The East Midlands’ unemployment rate has risen to its highest level in almost 18 months, new figures by the Office for National Statistics (ONS) show.
It was 3.7% in the three months to March 2023, up by two-tenths of a percentage point compared to a month earlier, although still below the national average of 3.9%.
More significantly, this was the highest level recorded in the ONS’ regional labour market figures since the August to October 2021 period, when it was 4.2%.
East Midlands Chamber chief executive Scott Knowles said: “While the region’s unemployment rate remains at historically low levels and about 2% below its pandemic peak, it has been very slowly rising over the past six months.
“This indicates we must not get complacent about the relatively low unemployment rate, which if anything has masked a series of troubling trends facing firms when it comes to recruitment.
“Businesses continue to face a myriad of cost pressures and despite displaying incredible resilience over the past few years, this was always going to be unsustainable and we are seeing their ability to grow being stifled.”
Economic inactivity rate in the East Midlands drops
Meanwhile, the region’s economic inactivity rate – which measures the number of working-age people who have dropped out of the labour market for reasons such as retirement, caring duties, long-term ill health or studying – decreased for the third month running, this time by half a percentage point to 21.4%.
This is the lowest figure over the past 12 months but remains above the UK average at 21%.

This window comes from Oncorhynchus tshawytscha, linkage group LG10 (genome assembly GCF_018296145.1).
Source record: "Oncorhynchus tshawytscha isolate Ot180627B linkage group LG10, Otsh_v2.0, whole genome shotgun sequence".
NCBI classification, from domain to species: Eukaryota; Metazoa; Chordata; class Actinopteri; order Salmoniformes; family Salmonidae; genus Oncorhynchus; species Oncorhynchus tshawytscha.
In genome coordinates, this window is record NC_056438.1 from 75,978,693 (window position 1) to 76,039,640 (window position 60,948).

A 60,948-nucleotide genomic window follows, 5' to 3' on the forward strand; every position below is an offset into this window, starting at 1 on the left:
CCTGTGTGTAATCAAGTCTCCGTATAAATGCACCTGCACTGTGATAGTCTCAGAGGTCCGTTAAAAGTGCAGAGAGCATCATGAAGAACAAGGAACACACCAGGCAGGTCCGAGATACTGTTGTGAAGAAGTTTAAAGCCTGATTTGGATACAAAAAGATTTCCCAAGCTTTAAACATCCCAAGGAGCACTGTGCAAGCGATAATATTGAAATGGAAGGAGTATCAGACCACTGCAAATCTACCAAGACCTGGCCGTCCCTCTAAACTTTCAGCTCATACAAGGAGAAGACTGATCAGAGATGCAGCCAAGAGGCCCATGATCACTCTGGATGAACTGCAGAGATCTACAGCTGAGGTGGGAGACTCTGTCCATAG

National figures also show there were more than 400,000 people not working due to long-term sickness, a new record, with the ONS noting a particular rise in mental health conditions among young people.
Scott added: “The Government has talked a lot about tackling the deep-rooted problem regarding economic inactivity among working-age people and, to an extent, we are now seeing some of its interventions bearing fruit as this slowly eases.
“However, the economic inactivity rate remains almost 3% above pre-Covid levels, which indicates it continues to be a thorn in the side of many employers.
“Our Quarterly Economic Survey for Q1 2023 showed that recruitment problems persist. Six in 10 (59%) East Midlands businesses attempting to recruit in the first three months of the year but, of those, 73% faced problems filling roles.
“In our Business Manifesto for Growth, we have set out a list of policies we believe will make the required difference, including introducing flexible incentives for businesses that invest in staff training and bringing forward the introduction of the Lifelong Loan Entitlement to support retraining and the retainment of an older workforce.
“We must also tailor policies to recognise the diversity of people who are out of work and avoid a one-size-fits-all solution. We would also like to see Government work with businesses to offer support, and share best practice, on what a flexible and inclusive workplace looks like as this is another vital ingredient in enticing people back to work.”
To read the Chamber’s Business Manifesto for Growth, A Centre of Trading Excellence, visit www.emc-dnl.co.uk/manifesto.
Tackling skills shortages and economic inactivity will be part of the agenda at the Chamber’s East Midlands People and Skills Summit on Thursday 8 June.